Summer Discovery Program


Rowena Zuercher '20

A Summer Discovery Grant lead to social work internship for Rowena Zuercher.

Senior designs social work internship through Summer Discovery Program

Rowena Zuercher ’20 is making the most of her college experience. The social work and Spanish double major from Apple Creek, Ohio, is a student ambassador, active on campus and spent a semester in Guatemala. This summer, she created her own internship through the Summer Discovery Program which provides a $1,500 grant for Bluffton students to develop an internship experience in order to explore their vocation.

“My adviser encouraged me to apply, and there’s something satisfying about being able to explore opportunities on your own,” said Zuercher. “The grant helped relieve my schedule so that I was able to spend more time doing social-work-related work and a little less time doing wage work. It is also an experience that I can put on my resume.” 

Zuercher completed the internship at Lighthouse Ministries in Canton, Ohio, where she focused the majority of her energy on the administrative side of the organization, while also finding time to teach a Spanish class for the organization’s summer program. Her goal was to determine whether to pursue the clinical or administrative route of social work in graduate school.

“I think I am going to go the clinical route,” said Zuercher. “It’s going to allow me to work with people primarily, and as I mature in my career and gain more experience, I’ll be more comfortable moving up to the administrative positions. I think I’ll eventually do that, but it’s great to focus on the people first and having this experience showed me what is in store for my future.”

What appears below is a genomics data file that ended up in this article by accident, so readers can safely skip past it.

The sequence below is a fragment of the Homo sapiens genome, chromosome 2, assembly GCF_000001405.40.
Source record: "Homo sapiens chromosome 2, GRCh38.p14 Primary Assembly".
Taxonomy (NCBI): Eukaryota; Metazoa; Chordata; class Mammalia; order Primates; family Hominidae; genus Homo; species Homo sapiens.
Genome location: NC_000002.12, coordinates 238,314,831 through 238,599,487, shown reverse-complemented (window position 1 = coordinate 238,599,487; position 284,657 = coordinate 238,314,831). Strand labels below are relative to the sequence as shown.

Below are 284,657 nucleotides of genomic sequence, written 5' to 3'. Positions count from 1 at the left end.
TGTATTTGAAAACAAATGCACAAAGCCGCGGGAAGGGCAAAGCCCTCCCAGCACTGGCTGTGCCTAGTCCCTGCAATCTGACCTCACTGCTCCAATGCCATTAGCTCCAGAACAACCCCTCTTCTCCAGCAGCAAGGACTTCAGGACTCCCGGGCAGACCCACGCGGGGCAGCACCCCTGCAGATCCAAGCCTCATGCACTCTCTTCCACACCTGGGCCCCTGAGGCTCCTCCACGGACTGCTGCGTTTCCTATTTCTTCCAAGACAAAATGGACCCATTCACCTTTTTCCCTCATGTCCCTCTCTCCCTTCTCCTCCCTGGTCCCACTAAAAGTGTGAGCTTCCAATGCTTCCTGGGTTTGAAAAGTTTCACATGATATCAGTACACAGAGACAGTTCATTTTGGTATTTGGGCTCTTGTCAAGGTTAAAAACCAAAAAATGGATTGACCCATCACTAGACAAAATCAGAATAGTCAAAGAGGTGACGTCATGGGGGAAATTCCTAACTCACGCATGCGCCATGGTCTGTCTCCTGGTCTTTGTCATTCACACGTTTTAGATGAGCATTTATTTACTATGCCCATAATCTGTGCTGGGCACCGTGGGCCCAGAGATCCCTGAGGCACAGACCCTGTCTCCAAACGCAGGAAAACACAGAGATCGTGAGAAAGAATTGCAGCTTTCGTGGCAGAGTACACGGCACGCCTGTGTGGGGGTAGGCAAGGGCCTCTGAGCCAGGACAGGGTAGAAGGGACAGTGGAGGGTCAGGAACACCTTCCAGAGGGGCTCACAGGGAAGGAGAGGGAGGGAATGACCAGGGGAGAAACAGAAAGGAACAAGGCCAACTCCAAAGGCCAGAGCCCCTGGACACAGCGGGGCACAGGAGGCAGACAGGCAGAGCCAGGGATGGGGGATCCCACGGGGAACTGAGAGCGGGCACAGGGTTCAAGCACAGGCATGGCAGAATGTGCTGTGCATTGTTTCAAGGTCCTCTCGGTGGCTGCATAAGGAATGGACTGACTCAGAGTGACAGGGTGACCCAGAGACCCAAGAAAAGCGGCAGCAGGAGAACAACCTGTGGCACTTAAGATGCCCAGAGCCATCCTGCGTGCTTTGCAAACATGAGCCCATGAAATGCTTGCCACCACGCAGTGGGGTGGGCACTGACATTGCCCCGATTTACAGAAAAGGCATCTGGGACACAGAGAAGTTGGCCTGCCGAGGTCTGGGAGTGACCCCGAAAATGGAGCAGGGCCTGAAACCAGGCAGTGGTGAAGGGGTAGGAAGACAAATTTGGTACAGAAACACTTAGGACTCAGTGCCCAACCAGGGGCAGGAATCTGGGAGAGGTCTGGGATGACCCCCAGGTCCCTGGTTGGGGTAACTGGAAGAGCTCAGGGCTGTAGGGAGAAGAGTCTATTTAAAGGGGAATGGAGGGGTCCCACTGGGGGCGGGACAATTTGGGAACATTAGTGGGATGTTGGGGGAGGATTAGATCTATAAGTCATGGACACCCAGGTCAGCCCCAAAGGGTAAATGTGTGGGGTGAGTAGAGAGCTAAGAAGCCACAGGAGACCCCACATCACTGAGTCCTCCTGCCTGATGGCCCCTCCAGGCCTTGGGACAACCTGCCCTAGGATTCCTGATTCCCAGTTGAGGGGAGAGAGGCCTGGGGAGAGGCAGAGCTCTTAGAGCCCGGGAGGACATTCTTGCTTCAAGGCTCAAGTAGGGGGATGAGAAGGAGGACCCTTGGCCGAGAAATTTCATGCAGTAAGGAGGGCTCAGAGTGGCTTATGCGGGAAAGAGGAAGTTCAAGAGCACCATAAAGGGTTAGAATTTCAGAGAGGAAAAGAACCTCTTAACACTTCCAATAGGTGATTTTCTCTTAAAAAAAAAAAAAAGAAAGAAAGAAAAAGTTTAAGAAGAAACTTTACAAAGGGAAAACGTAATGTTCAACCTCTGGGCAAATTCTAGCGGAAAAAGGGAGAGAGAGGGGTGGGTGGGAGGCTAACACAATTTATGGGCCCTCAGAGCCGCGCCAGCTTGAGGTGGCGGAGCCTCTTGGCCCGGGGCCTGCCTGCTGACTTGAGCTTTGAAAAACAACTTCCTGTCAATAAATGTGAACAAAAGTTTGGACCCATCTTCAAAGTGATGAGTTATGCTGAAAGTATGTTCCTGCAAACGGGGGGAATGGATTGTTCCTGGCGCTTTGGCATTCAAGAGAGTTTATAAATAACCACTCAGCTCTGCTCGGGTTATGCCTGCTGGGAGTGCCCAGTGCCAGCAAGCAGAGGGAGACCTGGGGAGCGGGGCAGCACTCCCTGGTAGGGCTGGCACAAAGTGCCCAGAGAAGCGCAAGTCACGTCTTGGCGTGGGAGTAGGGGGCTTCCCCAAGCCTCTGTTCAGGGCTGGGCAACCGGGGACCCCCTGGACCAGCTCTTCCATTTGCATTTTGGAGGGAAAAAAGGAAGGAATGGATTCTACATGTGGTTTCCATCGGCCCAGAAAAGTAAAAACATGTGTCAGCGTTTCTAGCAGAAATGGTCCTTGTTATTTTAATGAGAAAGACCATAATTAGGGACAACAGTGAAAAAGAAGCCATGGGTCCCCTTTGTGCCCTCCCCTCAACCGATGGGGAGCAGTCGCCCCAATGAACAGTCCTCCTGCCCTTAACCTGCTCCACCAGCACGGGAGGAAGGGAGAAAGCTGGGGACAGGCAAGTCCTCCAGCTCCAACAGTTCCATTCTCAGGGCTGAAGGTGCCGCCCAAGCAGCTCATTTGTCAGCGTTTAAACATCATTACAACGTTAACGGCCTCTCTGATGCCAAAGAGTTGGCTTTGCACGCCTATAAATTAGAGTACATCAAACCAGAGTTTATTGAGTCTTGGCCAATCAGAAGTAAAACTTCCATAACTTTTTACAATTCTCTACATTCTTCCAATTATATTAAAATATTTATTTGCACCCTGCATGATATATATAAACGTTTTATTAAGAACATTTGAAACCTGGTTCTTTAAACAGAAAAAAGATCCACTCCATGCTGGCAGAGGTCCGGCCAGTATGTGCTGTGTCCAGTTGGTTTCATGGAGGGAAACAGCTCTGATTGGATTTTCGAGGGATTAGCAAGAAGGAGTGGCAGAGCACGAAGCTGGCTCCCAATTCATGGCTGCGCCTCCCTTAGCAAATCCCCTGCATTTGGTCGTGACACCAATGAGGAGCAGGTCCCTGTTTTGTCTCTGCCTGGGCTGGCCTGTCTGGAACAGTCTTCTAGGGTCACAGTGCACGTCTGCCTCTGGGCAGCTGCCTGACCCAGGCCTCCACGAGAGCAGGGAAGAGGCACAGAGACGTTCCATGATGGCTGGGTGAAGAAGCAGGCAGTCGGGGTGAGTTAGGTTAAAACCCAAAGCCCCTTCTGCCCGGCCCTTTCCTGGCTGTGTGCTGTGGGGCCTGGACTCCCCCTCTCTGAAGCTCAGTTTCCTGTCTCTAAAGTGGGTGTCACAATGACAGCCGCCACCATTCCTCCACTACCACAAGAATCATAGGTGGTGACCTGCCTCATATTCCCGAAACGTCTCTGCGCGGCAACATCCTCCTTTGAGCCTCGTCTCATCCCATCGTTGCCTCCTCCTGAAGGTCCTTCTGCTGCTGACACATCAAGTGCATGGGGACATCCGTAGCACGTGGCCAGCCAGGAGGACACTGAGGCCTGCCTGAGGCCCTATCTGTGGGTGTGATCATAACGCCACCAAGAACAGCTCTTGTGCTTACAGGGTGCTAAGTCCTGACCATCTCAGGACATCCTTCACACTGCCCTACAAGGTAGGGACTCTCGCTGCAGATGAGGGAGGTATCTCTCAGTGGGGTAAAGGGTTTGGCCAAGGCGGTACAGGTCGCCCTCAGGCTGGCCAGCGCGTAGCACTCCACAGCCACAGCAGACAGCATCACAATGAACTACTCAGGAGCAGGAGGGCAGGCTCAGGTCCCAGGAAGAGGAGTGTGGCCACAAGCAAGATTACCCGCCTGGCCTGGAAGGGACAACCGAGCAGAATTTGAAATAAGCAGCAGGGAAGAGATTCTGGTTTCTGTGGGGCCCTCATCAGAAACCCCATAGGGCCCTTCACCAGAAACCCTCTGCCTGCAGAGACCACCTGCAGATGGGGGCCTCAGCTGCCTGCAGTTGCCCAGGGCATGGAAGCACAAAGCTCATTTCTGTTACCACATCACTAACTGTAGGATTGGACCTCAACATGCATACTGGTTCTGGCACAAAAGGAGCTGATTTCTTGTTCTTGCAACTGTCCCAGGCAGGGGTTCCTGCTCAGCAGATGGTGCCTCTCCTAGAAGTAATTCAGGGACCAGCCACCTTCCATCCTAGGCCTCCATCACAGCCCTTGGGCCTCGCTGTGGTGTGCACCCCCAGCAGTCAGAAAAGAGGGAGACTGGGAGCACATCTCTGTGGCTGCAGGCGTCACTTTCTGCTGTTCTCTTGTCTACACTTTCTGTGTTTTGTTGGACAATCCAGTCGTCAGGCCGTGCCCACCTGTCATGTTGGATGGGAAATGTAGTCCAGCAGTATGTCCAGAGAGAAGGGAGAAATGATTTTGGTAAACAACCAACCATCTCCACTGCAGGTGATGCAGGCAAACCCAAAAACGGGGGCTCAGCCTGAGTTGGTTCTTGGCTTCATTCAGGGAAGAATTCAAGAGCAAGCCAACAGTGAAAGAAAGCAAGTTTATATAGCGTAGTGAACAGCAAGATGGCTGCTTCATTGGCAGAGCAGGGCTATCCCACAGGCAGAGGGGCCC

Zuercher began working with Lighthouse Ministries as a teenager serving as a camp counselor. After she graduated from high school, she took a gap year in Los Angeles with the Mennonite Mission Network service opportunity DOOR. There, she served in a social work agency focused on the homeless population.

Not really sure what social work all entailed, Zuercher was “tossed right into the middle of it.”

“It was the boots-on-the-ground of social services,” she explained. “As I wrapped up my year, I had to decide a major and I knew social work—with all of the good and the bad that I had seen—was what I wanted to study.”

Entering her final year, Zuercher is exploring graduate programs and preparing for her clinical field experience, but when she chose Bluffton, it was the only school she had visited.

“It just felt right, and I think a lot of students get that feeling,” said Zuercher. “It’s a small school, and the professors are invested in us. It’s been great.”

Looking forward in her career, she plans to use both of her majors to ensure Spanish-speaking clients are getting the care they deserve.

“This is in the social work code of ethics, every client deserves a competent service provider and competent care,” explained Zuercher. “If you can’t communicate with clients, they’re not receiving that level of competency. So, my goal is to have a fluency in Spanish so I am able to provide services, whether clients speak Spanish or English, equally.”